Top Quality 757 at last!

Civil Airliner Boeing 757-200

Zvezda 1/144, Ref. 7032

Another large box coming from the East, this one is bound to please many airline modellers, as the 757 from Boeing, despite being almost 40 years old, has not been well served by model manufacturers. The easiest kit to get hold until now was the Academy kit (757-200) first released in 1999 and re-released with different decals about 10 times since. This kit was a bit rough and did not offer much in terms of options nor details.

The new tooling from Zvezda is likely to see all those unbuilt Academy kits hitting the second-hand market over the next few weeks.. Zvezda has become a kind of ‘standard‘ now with their airliner kits, and this new 757 is certainly very nice to look at.

120 parts, including 9 molded in clear plastic constitutes this offering, but many will remain un-used since the number of options is rather high, with two different sets of main landing wheels, two sets of engines (Rolls-Royce or Pratt & Whitney), hinting at re-boxings with different decals to come. Also hinting at other 757s to hit us in the future are the fact that this kit is equipped with the blended wingtips that were introduced in 2005, and fuselage windows strips asking to be shortened… The longer fuselaged 757-300 should therefore be an off-the-shelf option in the future.

The engraving is fine and delicate, a far cry from Academy’s.

The cockpit is furnished (Academy’s was not) but it is a (slight) shame that Zvezda did not offer decals for the front instrument panel and side consoles which are very flat looking as is.. Of course little of that will be seen I know.

My other issue with the new kit is the way the wings are made up of three main parts with a section of the fuselage included with the bottom part of the wings. This had been an issue for me with Hasegawa’s Airbus A300 (1/200), demanding a different way to approach the painting, decaling and weathering of the model, when the rest of the series featured separate wings with an excellent final fit with the fuselage, post-everything. Easier. Nevertheless, Zvezda’s parts may be just fine and offer a perfect fit. Only time will tell!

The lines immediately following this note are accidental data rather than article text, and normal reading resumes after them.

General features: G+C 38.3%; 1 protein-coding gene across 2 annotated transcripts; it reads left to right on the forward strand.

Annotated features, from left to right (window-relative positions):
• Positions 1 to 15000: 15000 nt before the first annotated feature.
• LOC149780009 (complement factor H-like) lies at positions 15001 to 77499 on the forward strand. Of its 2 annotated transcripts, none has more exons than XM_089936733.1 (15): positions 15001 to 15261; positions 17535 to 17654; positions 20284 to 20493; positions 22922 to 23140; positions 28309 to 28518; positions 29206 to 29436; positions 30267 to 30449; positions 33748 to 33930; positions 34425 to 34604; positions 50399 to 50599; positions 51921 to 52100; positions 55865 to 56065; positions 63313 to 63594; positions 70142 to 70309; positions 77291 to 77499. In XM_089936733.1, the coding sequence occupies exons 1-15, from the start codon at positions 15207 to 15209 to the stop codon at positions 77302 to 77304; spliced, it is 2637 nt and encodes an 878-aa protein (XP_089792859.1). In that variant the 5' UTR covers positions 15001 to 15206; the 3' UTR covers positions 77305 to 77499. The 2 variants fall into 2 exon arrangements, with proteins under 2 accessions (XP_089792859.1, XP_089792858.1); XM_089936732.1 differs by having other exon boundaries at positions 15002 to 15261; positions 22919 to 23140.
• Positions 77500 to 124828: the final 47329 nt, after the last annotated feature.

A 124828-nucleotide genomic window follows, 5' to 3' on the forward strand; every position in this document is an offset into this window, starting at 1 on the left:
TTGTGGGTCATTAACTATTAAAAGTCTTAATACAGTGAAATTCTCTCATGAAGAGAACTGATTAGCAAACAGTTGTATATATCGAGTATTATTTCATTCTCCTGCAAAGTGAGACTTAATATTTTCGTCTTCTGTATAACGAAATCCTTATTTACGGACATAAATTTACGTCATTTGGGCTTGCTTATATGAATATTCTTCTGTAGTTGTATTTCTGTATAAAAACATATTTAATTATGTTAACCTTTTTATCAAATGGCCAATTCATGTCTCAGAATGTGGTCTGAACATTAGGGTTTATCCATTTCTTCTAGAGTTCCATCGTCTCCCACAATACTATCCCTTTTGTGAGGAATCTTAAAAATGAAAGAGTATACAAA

Other nice touches include one-piece flap actuator fairings, separate engine nacelle lips (so helpful for their painting), neat front engine fan blades and wing (and fin & stabilators!) leading edges in one piece with part of the wing underside included on the uppersides, guaranteeing easy to clean and sharp trailing edges.

The wings provided in the kit are meant to be used with the blended wingtips but the standard tips are provided as an option, clearly for future boxings of the kit.

Two choices of engines, as previously mentioned; Zvezda offers for each type an inlet ring for each intake, but it is still made up of two parts, meaning some putty will still be necessary to hide the joints, but at least it can be done before final assembly of the engine nacelles!

Each main undercarriage is made up of 10 parts, while the front one, whose main leg appears at first very frail end up being a lot more beefier with additional supports, bits and bobs (totaling 9 parts altogether).

Decals-wise, Zvezda’s release only offers one livery, that of Icelandair, maybe not the sexiest, but not bad looking at all. The aftermarket decal providers are certainly going to be offering a lot more choice soon, no doubt!

The decal sheets (there are two) offer a decent number of stencils, fuselage doors outlines and the silver lining for each cabin window and windshield, and the fine black lines for the no-step wing zones. Quite comprehensive, really.

The option of displaying the model in flight is entertained with the presence of a large plastic stand (and separate u/c well doors).

It’s a great kit, just go and get (at least) one!

Review by Domi Jadoul; pictures by Zvezda and Domi Jadoul.

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